The sporting security authorities suffered a blow on Tuesday, when it was announced that Javier Castrilli, ‘El Sheriff‘, Subsecretary of Sporting Events Security, had resigned from his post. Disagreements with Aníbal Fernández, the Minister of Justice and Security, led Castrilli to feel that, ‘the most healthy and least traumatic option [for me] was to resign.’ In Beijing, also on Tuesday, Argentina’s girls exited the Women’s Olympic Football Tournament in spite of a gutsy showing against world powerhouses (and hosts) China, having lost all three of their group games.
Back in June, I reported here that Castrilli, a former international referee who was appointed to his post in 2003, had unveiled plans to force all Primera A clubs to have 90% of their stadium’s capacity seated by this time next year. As ever, I was reporting on the basis of several Argentine newspaper reports which stated the situation as a matter of fact. But at the end of July it became apparent that it wasn’t at all, because Fernández and his boys, following a meeting with representatives of the clubs in Capital Federal, failed to back Castrilli up, so the seating issue is now in the same situation it was all along. That lack of support from Fernández proved the last straw for Castrilli. The battle against the barra bravas has suffered a blow, as one of its main figures leaves the fold.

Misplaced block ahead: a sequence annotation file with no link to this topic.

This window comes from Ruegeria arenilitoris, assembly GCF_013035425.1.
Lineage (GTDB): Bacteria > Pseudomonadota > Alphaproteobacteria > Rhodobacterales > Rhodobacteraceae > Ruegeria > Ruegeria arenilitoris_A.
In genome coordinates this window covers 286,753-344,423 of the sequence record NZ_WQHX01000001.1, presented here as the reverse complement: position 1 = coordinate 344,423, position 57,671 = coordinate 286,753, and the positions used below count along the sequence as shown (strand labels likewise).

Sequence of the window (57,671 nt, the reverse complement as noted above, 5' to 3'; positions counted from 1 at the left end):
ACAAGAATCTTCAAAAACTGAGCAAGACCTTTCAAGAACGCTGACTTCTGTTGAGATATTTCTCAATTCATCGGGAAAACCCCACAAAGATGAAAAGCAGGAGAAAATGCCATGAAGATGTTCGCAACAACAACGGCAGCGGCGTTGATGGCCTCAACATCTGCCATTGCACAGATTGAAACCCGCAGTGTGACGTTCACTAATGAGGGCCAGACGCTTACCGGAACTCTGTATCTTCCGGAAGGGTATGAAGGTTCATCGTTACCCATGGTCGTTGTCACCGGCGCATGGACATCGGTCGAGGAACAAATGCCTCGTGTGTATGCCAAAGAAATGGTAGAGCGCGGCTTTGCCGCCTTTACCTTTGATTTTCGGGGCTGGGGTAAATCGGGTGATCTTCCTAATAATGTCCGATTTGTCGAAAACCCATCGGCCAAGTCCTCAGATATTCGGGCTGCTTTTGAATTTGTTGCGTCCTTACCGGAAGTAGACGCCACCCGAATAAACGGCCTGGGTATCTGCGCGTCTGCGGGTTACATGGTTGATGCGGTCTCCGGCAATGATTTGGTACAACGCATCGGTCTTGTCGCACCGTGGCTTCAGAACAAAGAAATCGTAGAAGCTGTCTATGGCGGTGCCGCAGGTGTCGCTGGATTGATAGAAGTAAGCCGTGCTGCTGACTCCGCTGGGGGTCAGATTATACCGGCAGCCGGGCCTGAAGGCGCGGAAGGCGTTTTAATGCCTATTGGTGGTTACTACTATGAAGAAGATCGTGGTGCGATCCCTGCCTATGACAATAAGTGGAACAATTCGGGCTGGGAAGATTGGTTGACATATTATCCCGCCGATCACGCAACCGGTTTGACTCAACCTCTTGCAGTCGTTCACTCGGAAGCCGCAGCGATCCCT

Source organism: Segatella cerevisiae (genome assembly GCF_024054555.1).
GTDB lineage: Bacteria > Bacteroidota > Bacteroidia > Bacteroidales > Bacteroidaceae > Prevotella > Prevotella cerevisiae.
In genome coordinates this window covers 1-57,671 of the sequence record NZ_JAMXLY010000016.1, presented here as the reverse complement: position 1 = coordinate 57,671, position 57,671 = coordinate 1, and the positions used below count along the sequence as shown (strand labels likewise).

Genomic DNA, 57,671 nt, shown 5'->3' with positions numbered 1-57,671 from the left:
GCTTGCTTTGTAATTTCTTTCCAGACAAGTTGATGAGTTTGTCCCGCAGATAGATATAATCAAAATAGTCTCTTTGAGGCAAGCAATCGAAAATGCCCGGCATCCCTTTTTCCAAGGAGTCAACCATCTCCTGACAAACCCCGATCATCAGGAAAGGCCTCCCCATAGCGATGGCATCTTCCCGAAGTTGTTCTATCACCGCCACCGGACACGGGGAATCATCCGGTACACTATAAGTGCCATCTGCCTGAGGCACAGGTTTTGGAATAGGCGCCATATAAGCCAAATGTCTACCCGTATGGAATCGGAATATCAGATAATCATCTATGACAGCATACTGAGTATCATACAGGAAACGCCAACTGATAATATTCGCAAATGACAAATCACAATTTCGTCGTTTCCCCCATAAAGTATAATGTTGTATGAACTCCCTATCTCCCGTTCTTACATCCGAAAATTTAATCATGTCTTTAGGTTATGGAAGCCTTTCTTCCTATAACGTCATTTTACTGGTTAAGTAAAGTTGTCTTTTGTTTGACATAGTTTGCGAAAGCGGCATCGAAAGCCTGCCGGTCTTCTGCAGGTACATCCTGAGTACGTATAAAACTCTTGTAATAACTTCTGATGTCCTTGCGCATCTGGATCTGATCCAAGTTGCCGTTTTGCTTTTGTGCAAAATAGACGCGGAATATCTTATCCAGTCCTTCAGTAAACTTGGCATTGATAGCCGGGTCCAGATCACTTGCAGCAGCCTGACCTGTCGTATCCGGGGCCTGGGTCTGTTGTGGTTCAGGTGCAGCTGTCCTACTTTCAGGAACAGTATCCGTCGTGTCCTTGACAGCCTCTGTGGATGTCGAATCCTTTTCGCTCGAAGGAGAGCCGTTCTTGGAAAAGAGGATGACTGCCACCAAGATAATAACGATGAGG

The state of women’s football in Argentina has never been anywhere near the level, in international terms, of the men’s game there, and whilst the likes of the USA, Sweden, China, Germany and Brazil are giants of the women’s game, it’s only in its infancy in Argentina. Qualification for the Olympic Football Tournament was rewarded by being drawn in a group which included both hosts China and Sweden, and in the end Argentina lost all three of their matches, 2-1 to Canada, 1-0 to Sweden, and, on Tuesday, 2-0 to China. The results, though, show that the women’s game in the country is improving rapidly, and a decent first half performance meant the Chinese were sweating until a 52nd minute own goal from María Quiñones put them 1-0 up. Even then Argentina didn’t crumble, and it took a 90th minute goal from late substitute Gu Yasha to confirm the hosts’ victory.